I don’t know what all the seven wonders of the world are but I know that Capitol Hill certainly is not one of them. At the same time however, I’m bemused as to why Capitol Hill actually isn’t one of them.
As we stood there, slowly acclimatizing to the scorching heat, adoring the person who invented air conditioning, our tour guide began to list off facts about a place which has become the centre of decision making in the world’s most powerful country. There are endless facts, myths and stories that I could regale to you about our tour of Capitol Hill but what struck me most about the tour was something so simple, yet so meaningful – so effective. Written above the arch of the breathtaking dome in Capitol Hill is the Latin motto; E Pluribus Unum meaning “Out of Many, One”. While this refers mainly to the unique nature of the United States, it was a motto that had an entirely different resonance with me.
Personally, I am fortunate to have taken part in many great projects over the last number of years, but out of those projects, I began to think about what makes WIP the one from many? In truth, as good as various other leadership and activism initiatives are, it is incredibly hard to find one without underlying principles of tokenism. The problem with tokenism is that it significantly reduces the impact of any learning experience. More importantly, as we get older, our personal goals and standards progress beyond a point where the customary photo call with a politician makes us feel like we are part of a process of change.
So what makes WIP different? As I spoke to someone from home about being part of this year’s class, they congratulated me on being selected as one of the 30 fantastic leaders that WIP had chosen. I was quick to inform them that they were under a misunderstanding. The Washington Ireland Program, in my opinion, does not consist of complete leaders. In fact, what makes WIP unique is that it picks those who have the potential to lead and gives them the tools, resources and support to maximise that potential and be the change they want to see in the world (I robbed that off Gandhi but I know he won’t mind). I remember applying for WIP last year, and being rather bemused that I didn’t even get an interview. That lesson in humility allowed me to realise that the day anyone thinks they are the complete leader, is also the day where they lose the potential to lead. Having had the privilege to have heard from the movers and shakers of Washington and the world in my first week in DC, I cannot begin to express how lucky I feel to be part of this program with people that constantly push you to be all you can be. The last thing that makes WIP different is determination. As great as I make this program sound, others know that it can be better and refuse to settle for the current status quo. Hearing the chair of the WIP Board, Kevin Sullivan discuss improving WIP and its structures only heightened my sense of admiration and actually got me thinking about areas of this program that can still be changed to allow it to maximise on the endless potential it possesses.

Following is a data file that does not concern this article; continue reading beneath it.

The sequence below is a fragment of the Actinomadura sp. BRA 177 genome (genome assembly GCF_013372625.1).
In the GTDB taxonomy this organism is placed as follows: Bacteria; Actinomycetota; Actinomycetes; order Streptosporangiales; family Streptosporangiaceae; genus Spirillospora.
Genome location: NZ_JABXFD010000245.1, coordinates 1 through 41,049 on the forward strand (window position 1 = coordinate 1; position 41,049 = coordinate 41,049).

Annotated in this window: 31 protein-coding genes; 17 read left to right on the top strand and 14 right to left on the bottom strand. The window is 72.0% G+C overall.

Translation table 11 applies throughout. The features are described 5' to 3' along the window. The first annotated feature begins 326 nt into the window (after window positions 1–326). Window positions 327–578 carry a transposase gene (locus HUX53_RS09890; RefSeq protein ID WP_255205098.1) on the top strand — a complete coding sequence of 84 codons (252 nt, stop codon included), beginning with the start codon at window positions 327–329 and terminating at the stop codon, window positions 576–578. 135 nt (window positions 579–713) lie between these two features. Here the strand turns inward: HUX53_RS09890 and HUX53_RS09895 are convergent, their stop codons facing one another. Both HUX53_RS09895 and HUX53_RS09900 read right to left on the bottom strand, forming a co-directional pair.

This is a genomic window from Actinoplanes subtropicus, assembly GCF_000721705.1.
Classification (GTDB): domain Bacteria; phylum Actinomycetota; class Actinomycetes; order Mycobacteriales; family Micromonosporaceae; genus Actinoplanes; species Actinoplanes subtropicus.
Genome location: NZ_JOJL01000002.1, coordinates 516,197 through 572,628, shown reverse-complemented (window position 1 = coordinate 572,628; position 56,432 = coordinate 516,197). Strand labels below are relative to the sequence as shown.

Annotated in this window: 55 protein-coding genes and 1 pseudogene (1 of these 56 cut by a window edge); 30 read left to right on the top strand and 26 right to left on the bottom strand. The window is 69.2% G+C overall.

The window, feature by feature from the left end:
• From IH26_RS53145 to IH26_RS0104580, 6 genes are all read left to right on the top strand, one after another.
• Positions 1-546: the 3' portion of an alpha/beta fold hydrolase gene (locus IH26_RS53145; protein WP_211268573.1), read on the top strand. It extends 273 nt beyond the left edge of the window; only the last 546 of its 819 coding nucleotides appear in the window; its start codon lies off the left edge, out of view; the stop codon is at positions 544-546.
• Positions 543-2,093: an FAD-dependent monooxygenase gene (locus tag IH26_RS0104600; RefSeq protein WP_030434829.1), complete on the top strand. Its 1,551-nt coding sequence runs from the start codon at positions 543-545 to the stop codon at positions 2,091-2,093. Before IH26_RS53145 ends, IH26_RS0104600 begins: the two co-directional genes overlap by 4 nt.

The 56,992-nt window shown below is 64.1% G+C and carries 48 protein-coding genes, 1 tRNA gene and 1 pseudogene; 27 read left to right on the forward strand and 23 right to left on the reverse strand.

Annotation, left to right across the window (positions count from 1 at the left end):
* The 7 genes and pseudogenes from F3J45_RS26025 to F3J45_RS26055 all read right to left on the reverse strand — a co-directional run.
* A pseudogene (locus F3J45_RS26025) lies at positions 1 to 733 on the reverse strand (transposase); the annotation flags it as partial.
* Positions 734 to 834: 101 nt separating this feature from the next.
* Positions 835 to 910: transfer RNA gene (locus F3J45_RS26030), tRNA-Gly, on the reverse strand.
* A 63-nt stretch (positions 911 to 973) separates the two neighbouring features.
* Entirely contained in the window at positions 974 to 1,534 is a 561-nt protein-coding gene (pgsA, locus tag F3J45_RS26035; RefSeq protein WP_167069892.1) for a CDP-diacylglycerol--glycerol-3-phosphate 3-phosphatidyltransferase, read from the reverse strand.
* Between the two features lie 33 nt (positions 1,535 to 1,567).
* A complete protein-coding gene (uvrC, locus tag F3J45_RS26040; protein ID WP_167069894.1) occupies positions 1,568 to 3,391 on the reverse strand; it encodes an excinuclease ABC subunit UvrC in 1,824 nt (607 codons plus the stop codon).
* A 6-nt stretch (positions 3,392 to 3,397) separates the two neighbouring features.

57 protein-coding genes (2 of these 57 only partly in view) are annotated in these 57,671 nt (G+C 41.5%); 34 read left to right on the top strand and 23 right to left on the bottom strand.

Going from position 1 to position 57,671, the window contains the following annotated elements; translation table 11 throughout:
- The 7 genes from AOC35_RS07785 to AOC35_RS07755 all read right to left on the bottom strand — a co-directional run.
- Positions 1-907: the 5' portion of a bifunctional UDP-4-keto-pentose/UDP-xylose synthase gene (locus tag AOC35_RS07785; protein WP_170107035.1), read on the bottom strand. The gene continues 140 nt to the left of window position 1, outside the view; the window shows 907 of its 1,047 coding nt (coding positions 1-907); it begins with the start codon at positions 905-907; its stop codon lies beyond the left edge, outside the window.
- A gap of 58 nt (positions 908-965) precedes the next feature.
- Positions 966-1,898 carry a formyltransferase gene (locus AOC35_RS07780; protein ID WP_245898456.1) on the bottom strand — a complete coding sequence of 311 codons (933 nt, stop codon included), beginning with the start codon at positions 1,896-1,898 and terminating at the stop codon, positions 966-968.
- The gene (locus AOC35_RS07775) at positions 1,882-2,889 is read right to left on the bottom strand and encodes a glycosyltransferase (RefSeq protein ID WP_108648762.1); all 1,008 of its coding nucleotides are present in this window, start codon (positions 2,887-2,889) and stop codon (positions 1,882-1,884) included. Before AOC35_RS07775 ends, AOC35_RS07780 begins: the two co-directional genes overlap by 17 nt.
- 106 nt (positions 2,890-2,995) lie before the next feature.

The second aspect of this insightful motto struck me as being related to the Class of 2012, it is being aware of where we have come from but far more importantly, where we are going. Many of the host families often explain the selection process to their neighbours at home and exclaim that this group of 30 were so carefully selected. While this may be true, I don’t think anyone on the Class of 2012 approaches this program with a sense of entitlement. I for one, take no shame in saying that I know there are people not in this class who are better than me but all I can do is enjoy this experience and squeeze it till the last drop. On that note, there is a challenge, not only to the Class of 2012 but to our generation as a whole – be the one from many.
It is with regret that I digress that I am part of a generation of keyboard warriors who articulate the best points from their keyboard and talk a great revolution (the irony in saying this through a blog has become apparent too). The challenge however, is to strive to be part of a process that impacts change directly, not through words, but through actions. Perhaps this ideal is best summarised by the words of Robert Kennedy who said, “Some see the world as it is and ask why? I see the world as it should be and ask why not”? With this in mind, I have no hesitation to say that this is a challenge I firmly accept- one program, one unique group, one great opportunity.